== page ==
Reinforcement

The properties of composites are dependent on the type, amount, and orientation of reinforcements that are selected for a particular service. Many materials are capable of reinforcing polymers. Although most commercial reinforcements are man-made, naturally occurring materials find use such as biomass.


There are many commercially available reinforcement materials and forms to meet the design requirements of the user. The ability to engineer the reinforcement architecture allows for the optimized performance of a product that translates to weight and cost savings.


Today, glass fibers account for more than 90% of the fibers used in reinforced polymers because they are inexpensive and have relatively good strength-to weight characteristics.

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Fibers

Reinforcements = Fibers

The majority of composites are manufactured with fibrous reinforcements due to their unique features:

  • Fibers have high mass-specific strength and stiffness as compared to bulk materials.

  • Textiles can be oriented to provide tailored properties in any direction.

  • Fiber reinforcements carry the load efficiently along the length of the fiber to provide strength and stiffness.

Main forms of fibrous reinforcement structures:

  • Rovings

  • Mats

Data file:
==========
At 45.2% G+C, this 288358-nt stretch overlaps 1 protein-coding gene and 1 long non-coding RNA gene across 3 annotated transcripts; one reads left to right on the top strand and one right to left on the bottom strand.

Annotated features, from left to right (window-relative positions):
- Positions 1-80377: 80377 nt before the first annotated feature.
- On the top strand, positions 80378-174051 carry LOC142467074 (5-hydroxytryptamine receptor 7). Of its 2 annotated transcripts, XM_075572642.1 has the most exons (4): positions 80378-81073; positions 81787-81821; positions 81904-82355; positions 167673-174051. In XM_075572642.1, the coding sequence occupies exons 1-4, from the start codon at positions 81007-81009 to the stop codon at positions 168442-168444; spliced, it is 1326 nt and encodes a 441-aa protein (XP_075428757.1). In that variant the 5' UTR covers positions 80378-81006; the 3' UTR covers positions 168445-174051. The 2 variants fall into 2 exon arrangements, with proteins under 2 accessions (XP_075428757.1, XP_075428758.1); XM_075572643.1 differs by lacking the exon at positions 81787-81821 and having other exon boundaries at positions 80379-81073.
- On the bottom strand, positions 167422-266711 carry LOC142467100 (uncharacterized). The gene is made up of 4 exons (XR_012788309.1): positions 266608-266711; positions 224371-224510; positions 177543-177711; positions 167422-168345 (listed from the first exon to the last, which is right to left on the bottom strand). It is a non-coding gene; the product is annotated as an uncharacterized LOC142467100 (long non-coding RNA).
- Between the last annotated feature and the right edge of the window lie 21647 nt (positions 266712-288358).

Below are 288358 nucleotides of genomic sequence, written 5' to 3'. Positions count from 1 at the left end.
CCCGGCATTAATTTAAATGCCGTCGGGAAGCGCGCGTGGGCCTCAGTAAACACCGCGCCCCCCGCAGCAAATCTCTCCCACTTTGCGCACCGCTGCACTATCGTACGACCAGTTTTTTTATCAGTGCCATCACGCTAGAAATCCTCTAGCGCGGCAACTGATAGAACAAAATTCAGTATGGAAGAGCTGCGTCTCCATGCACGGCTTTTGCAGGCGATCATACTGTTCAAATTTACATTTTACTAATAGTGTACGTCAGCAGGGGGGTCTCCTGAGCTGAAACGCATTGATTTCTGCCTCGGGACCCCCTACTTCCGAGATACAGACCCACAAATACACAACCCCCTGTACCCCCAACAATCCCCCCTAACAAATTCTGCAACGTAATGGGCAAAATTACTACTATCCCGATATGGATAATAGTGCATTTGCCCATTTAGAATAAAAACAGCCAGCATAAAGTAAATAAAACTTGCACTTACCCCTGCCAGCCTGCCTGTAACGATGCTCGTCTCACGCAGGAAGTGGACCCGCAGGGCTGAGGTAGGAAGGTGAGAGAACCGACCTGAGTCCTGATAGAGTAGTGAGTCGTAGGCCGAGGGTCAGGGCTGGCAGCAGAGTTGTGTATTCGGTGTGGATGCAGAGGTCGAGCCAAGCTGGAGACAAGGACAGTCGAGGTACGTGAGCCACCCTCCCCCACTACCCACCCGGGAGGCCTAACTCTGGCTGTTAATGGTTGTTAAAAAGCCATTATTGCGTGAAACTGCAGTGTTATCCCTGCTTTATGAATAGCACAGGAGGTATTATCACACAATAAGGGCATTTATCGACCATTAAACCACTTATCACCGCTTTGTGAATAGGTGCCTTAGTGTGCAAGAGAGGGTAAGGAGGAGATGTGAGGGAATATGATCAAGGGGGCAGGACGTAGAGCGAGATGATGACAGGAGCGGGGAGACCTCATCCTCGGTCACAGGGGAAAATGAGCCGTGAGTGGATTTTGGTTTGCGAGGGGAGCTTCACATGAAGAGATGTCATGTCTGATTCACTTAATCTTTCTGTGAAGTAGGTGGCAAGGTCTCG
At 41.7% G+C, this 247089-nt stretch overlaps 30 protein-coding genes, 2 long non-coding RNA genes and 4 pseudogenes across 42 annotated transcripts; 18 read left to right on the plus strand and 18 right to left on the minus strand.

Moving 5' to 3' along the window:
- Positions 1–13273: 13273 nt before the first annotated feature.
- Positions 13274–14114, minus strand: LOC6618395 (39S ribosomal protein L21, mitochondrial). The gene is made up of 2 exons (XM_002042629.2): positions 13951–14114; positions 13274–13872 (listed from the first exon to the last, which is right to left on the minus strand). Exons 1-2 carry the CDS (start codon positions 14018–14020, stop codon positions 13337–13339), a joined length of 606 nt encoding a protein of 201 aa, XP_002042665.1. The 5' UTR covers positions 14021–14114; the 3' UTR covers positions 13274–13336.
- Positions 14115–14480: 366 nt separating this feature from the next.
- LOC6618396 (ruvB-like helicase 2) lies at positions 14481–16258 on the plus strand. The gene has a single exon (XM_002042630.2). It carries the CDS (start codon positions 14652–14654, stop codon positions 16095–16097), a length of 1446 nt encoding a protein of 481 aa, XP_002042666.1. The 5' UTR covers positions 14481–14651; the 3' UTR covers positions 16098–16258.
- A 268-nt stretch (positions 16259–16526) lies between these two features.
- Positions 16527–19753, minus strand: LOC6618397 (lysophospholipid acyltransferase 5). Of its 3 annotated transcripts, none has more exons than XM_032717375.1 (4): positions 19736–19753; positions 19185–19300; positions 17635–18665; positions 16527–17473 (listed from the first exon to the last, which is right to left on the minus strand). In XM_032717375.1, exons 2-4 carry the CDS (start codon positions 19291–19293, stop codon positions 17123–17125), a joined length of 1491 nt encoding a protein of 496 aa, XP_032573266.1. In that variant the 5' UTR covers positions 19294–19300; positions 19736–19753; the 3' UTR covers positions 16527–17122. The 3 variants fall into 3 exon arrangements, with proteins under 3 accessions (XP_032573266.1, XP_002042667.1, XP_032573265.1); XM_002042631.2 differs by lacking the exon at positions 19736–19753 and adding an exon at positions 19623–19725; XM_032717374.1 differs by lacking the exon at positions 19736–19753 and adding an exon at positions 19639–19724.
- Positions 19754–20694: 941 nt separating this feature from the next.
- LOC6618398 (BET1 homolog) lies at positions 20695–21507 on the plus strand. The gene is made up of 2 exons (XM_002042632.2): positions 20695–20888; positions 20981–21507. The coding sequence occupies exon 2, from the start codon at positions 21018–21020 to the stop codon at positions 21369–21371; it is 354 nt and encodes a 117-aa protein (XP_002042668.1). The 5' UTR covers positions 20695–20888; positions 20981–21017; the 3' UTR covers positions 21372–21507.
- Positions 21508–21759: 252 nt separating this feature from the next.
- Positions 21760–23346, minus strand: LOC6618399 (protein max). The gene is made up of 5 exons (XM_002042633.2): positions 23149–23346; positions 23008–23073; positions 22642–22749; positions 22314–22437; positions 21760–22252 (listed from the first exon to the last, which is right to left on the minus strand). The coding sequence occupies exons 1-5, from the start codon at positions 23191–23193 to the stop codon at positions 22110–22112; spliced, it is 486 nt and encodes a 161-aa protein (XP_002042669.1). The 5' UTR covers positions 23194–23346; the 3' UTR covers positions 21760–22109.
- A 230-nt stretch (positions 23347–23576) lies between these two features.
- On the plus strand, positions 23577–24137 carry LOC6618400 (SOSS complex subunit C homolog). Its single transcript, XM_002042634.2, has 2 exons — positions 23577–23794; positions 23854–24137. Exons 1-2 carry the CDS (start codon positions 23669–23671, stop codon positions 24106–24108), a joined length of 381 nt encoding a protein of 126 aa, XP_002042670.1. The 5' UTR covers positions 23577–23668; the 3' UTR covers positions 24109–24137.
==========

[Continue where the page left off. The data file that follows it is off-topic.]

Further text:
• Woven, Stitched, Braided & 3-D Fabrics

  • Unidirectional tapes, tows

  • Prepregs 

  • Chopped & Milled Short Fibers

Glass Fiber

Highly Versatile

  • Low cost

  • Impact resistance

  • Stronger than steel in certain forms

  • Transparent to radio signal

  • Electrically insulating

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Carbon Fiber

Lightweight, Strong

  • High temperatures

  • High strength

  • High modulus

  • Extremely lightweight

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High-Performance Polymer Fibers

Extremely Tough, Lightweight

  • Aramids, UHMWPE, LCPs etc.

  • Low density

  • Damage / impact resistance

  • Compression

  • Flexible

  • Heat, electricity insulation

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Additives & Fillers

Design Flexibility

Additives are used in composites to modify materials’ properties and tailor the laminate’s performance. When added to the resin, fillers can reduce cost and improve properties including water resistance, weathering, surface smoothness, stiffness, conductivity, and stability.

  • Common fillers: calcium carbonate, kaolin, clays

  • Fumed silica

  • Fire retardants

  • Hollow glass beads

  • Conductive additives

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